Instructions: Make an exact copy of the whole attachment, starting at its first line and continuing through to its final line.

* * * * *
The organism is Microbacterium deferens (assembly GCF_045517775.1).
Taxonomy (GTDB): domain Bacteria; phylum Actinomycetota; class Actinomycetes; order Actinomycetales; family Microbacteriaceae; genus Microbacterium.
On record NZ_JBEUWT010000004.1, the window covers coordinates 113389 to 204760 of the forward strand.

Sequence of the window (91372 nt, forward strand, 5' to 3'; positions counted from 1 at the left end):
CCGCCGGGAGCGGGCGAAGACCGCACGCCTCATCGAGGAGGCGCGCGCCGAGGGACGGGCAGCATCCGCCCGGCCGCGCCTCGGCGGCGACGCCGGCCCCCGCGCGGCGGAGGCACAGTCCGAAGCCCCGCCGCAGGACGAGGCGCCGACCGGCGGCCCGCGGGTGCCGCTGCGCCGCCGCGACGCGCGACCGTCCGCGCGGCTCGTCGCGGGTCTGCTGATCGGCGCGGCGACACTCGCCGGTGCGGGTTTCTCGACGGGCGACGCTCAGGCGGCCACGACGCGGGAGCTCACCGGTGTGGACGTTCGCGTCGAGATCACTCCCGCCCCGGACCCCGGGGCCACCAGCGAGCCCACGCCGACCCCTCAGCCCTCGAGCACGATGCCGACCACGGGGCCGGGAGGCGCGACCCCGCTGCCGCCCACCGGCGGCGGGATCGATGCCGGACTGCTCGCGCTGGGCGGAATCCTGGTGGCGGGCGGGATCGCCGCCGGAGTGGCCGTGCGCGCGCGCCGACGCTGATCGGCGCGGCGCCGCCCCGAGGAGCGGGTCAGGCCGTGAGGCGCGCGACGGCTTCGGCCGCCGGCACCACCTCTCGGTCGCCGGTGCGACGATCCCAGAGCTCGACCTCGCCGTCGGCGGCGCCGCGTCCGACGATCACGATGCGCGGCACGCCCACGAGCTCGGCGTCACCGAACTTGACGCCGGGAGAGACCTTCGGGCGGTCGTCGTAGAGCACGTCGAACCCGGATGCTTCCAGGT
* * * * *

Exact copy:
The organism is Microbacterium deferens (assembly GCF_045517775.1).
Taxonomy (GTDB): domain Bacteria; phylum Actinomycetota; class Actinomycetes; order Actinomycetales; family Microbacteriaceae; genus Microbacterium.
On record NZ_JBEUWT010000004.1, the window covers coordinates 113389 to 204760 of the forward strand.

Sequence of the window (91372 nt, forward strand, 5' to 3'; positions counted from 1 at the left end):
CCGCCGGGAGCGGGCGAAGACCGCACGCCTCATCGAGGAGGCGCGCGCCGAGGGACGGGCAGCATCCGCCCGGCCGCGCCTCGGCGGCGACGCCGGCCCCCGCGCGGCGGAGGCACAGTCCGAAGCCCCGCCGCAGGACGAGGCGCCGACCGGCGGCCCGCGGGTGCCGCTGCGCCGCCGCGACGCGCGACCGTCCGCGCGGCTCGTCGCGGGTCTGCTGATCGGCGCGGCGACACTCGCCGGTGCGGGTTTCTCGACGGGCGACGCTCAGGCGGCCACGACGCGGGAGCTCACCGGTGTGGACGTTCGCGTCGAGATCACTCCCGCCCCGGACCCCGGGGCCACCAGCGAGCCCACGCCGACCCCTCAGCCCTCGAGCACGATGCCGACCACGGGGCCGGGAGGCGCGACCCCGCTGCCGCCCACCGGCGGCGGGATCGATGCCGGACTGCTCGCGCTGGGCGGAATCCTGGTGGCGGGCGGGATCGCCGCCGGAGTGGCCGTGCGCGCGCGCCGACGCTGATCGGCGCGGCGCCGCCCCGAGGAGCGGGTCAGGCCGTGAGGCGCGCGACGGCTTCGGCCGCCGGCACCACCTCTCGGTCGCCGGTGCGACGATCCCAGAGCTCGACCTCGCCGTCGGCGGCGCCGCGTCCGACGATCACGATGCGCGGCACGCCCACGAGCTCGGCGTCACCGAACTTGACGCCGGGAGAGACCTTCGGGCGGTCGTCGTAGAGCACGTCGAACCCGGATGCTTCCAGGT